One of my earliest recollection of scent having an impact on me dates back to when I was a very young boy, maybe 5 or 6 years old. I was in my bed, and my mother came to kiss me goodnight: she was standing at the entrance of my room in her golden cocktail dress, and the light shining from the corridor made her glisten as if she was surrounded by an aura, by a corona. The only person I had ever seen with a corona was an angel, or a fairy queen from a book; enchanted by the vision, as my mother came and kissed me, the smell of her scent together with the one of her face power pervaded me.
Perfume is something more than just a futile and volatile expression of vanity: on the contrary, olfactive memory is the most powerful means of recollection that we can dispose of. People now take photographs of everything, but images are two-dimensional: while through a fragrance you can immediately remember everything. A place, an atmosphere, a sensation…
I remember being a very young child of perhaps two or three years of age. In those days, walking harnesses and reins, designed to ensure young children could be stabilised and safe when walking, were very popular. Way back then, they were made of leather and I had the habit of chewing the straps. It is the leather straps made soft and wet by my chewing that I distinctly remember the smell of.
For me, to this day, leather recalls the memory of walks in the park with my parents and the sheer excitement of going off on an adventure – albeit a restrained one. I associate leather with the luxury of travel and of packing a suitcase with things much loved and enjoyed when going off to other places.
I remember the scent of bluebells, which are a special flower which grows in Britain in May and turns the woodland floor bright blue. There was a beautiful wood at the end of the grounds of my grandparents’ home. I loved walking in it as a child, it was as if it had been transformed by magic. I remember the scent of the earth, the mosses, and the sweet scent of these narcotic blooms.
Also as a child, my mother used to bake a special dish for us. It was a cross between a bread and a cake. It was full of sweet spices, and would fill the house with its odour. She put it in the oven early in the evening and so we smelt it as we went to bed, and couldn’t wait for the next day when we were able to eat it. I love this smell and can feel my mouth watering as I am describing it.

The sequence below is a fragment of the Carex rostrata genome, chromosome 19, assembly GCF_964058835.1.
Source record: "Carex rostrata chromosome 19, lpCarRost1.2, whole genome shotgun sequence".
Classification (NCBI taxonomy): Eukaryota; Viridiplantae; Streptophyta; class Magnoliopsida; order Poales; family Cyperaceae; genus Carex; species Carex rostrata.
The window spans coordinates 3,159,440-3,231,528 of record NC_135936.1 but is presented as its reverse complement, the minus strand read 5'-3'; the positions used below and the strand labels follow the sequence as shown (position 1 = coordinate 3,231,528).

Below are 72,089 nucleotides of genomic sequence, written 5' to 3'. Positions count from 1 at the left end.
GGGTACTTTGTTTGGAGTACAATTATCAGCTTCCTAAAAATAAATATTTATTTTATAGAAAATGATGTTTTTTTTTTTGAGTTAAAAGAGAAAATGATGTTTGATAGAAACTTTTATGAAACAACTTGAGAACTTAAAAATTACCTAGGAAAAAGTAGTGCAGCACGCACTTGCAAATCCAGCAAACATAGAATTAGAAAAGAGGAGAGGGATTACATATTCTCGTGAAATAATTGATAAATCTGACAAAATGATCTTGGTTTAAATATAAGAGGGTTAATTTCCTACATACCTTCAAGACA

When I was a teenager I used to spend my pocket money in perfume bottles. We all know what they contain: a colourful liquid. But when you open them, it’s like releasing a genie: and you don’t know what the genie will do. When I was 18, I saved all my money to buy me a flight for Paris: there, I went straight to the Caron boutique in Avenue Montaigne just to have a vision of that space. Those Baccarat fountains struck me so deeply, that they made me think about a sonnet by Shakespeare – A liquid prisoner pent in walls of glass, Beauty’s effect with beauty were bereft. They epitomised all that perfumery should be, and they are legitimate too.
Many years ago, I met a wonderful client in my perfumery who was telling me about the perfume her mother had always worn and loved. On smelling the perfume again, for the first time in many, many years, she immediately started crying. A single sniff of her mother’s much loved fragrance had instantly triggered memory and emotion in a way that a photograph never could.
I love the way perfumes act as recollections of the world, where notes fill the air with the opportunity to revisit past dreams and expectations. Golden elixirs of magical ingredients that silently resound through precious bottles, transporting us away to precious memories. Because memories are the most important treasure of all.
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